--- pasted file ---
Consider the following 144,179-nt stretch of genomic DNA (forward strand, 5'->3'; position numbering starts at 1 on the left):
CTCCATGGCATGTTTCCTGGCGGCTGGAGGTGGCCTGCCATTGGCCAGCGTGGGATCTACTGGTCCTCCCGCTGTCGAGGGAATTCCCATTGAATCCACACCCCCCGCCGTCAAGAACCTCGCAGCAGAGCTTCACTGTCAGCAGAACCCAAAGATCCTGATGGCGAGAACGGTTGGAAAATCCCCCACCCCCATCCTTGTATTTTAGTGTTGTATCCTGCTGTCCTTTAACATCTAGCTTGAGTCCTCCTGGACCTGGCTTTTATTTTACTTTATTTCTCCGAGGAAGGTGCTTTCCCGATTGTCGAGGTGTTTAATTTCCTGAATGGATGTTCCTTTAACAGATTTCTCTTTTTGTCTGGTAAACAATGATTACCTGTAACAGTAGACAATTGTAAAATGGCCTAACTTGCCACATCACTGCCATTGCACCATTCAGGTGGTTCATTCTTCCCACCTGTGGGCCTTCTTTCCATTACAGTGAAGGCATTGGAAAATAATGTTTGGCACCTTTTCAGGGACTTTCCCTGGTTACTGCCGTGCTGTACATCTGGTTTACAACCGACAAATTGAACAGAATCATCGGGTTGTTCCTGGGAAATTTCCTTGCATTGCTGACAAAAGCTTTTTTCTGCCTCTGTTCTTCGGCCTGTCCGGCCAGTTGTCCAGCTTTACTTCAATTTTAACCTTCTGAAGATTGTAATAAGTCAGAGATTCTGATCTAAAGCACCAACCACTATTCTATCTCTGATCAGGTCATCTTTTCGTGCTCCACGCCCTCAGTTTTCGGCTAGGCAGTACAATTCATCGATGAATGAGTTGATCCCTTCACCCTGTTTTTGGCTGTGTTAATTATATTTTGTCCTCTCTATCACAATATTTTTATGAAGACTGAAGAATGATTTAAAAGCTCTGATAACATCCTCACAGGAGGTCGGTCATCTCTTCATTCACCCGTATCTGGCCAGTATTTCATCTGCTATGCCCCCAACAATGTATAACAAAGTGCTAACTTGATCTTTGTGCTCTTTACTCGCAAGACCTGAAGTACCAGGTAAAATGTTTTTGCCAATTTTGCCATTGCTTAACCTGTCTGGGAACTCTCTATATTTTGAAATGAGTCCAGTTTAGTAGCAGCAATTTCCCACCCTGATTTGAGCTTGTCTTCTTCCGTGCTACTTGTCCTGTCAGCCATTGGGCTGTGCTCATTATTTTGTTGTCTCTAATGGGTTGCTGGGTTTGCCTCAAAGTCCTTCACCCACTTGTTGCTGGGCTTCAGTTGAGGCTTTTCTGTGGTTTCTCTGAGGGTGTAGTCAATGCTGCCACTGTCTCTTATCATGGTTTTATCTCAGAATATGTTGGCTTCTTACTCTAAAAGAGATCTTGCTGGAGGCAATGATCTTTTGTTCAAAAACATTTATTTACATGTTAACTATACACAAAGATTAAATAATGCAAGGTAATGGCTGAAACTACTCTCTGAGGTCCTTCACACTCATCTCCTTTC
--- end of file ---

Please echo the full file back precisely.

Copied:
Consider the following 144,179-nt stretch of genomic DNA (forward strand, 5'->3'; position numbering starts at 1 on the left):
CTCCATGGCATGTTTCCTGGCGGCTGGAGGTGGCCTGCCATTGGCCAGCGTGGGATCTACTGGTCCTCCCGCTGTCGAGGGAATTCCCATTGAATCCACACCCCCCGCCGTCAAGAACCTCGCAGCAGAGCTTCACTGTCAGCAGAACCCAAAGATCCTGATGGCGAGAACGGTTGGAAAATCCCCCACCCCCATCCTTGTATTTTAGTGTTGTATCCTGCTGTCCTTTAACATCTAGCTTGAGTCCTCCTGGACCTGGCTTTTATTTTACTTTATTTCTCCGAGGAAGGTGCTTTCCCGATTGTCGAGGTGTTTAATTTCCTGAATGGATGTTCCTTTAACAGATTTCTCTTTTTGTCTGGTAAACAATGATTACCTGTAACAGTAGACAATTGTAAAATGGCCTAACTTGCCACATCACTGCCATTGCACCATTCAGGTGGTTCATTCTTCCCACCTGTGGGCCTTCTTTCCATTACAGTGAAGGCATTGGAAAATAATGTTTGGCACCTTTTCAGGGACTTTCCCTGGTTACTGCCGTGCTGTACATCTGGTTTACAACCGACAAATTGAACAGAATCATCGGGTTGTTCCTGGGAAATTTCCTTGCATTGCTGACAAAAGCTTTTTTCTGCCTCTGTTCTTCGGCCTGTCCGGCCAGTTGTCCAGCTTTACTTCAATTTTAACCTTCTGAAGATTGTAATAAGTCAGAGATTCTGATCTAAAGCACCAACCACTATTCTATCTCTGATCAGGTCATCTTTTCGTGCTCCACGCCCTCAGTTTTCGGCTAGGCAGTACAATTCATCGATGAATGAGTTGATCCCTTCACCCTGTTTTTGGCTGTGTTAATTATATTTTGTCCTCTCTATCACAATATTTTTATGAAGACTGAAGAATGATTTAAAAGCTCTGATAACATCCTCACAGGAGGTCGGTCATCTCTTCATTCACCCGTATCTGGCCAGTATTTCATCTGCTATGCCCCCAACAATGTATAACAAAGTGCTAACTTGATCTTTGTGCTCTTTACTCGCAAGACCTGAAGTACCAGGTAAAATGTTTTTGCCAATTTTGCCATTGCTTAACCTGTCTGGGAACTCTCTATATTTTGAAATGAGTCCAGTTTAGTAGCAGCAATTTCCCACCCTGATTTGAGCTTGTCTTCTTCCGTGCTACTTGTCCTGTCAGCCATTGGGCTGTGCTCATTATTTTGTTGTCTCTAATGGGTTGCTGGGTTTGCCTCAAAGTCCTTCACCCACTTGTTGCTGGGCTTCAGTTGAGGCTTTTCTGTGGTTTCTCTGAGGGTGTAGTCAATGCTGCCACTGTCTCTTATCATGGTTTTATCTCAGAATATGTTGGCTTCTTACTCTAAAAGAGATCTTGCTGGAGGCAATGATCTTTTGTTCAAAAACATTTATTTACATGTTAACTATACACAAAGATTAAATAATGCAAGGTAATGGCTGAAACTACTCTCTGAGGTCCTTCACACTCATCTCCTTTC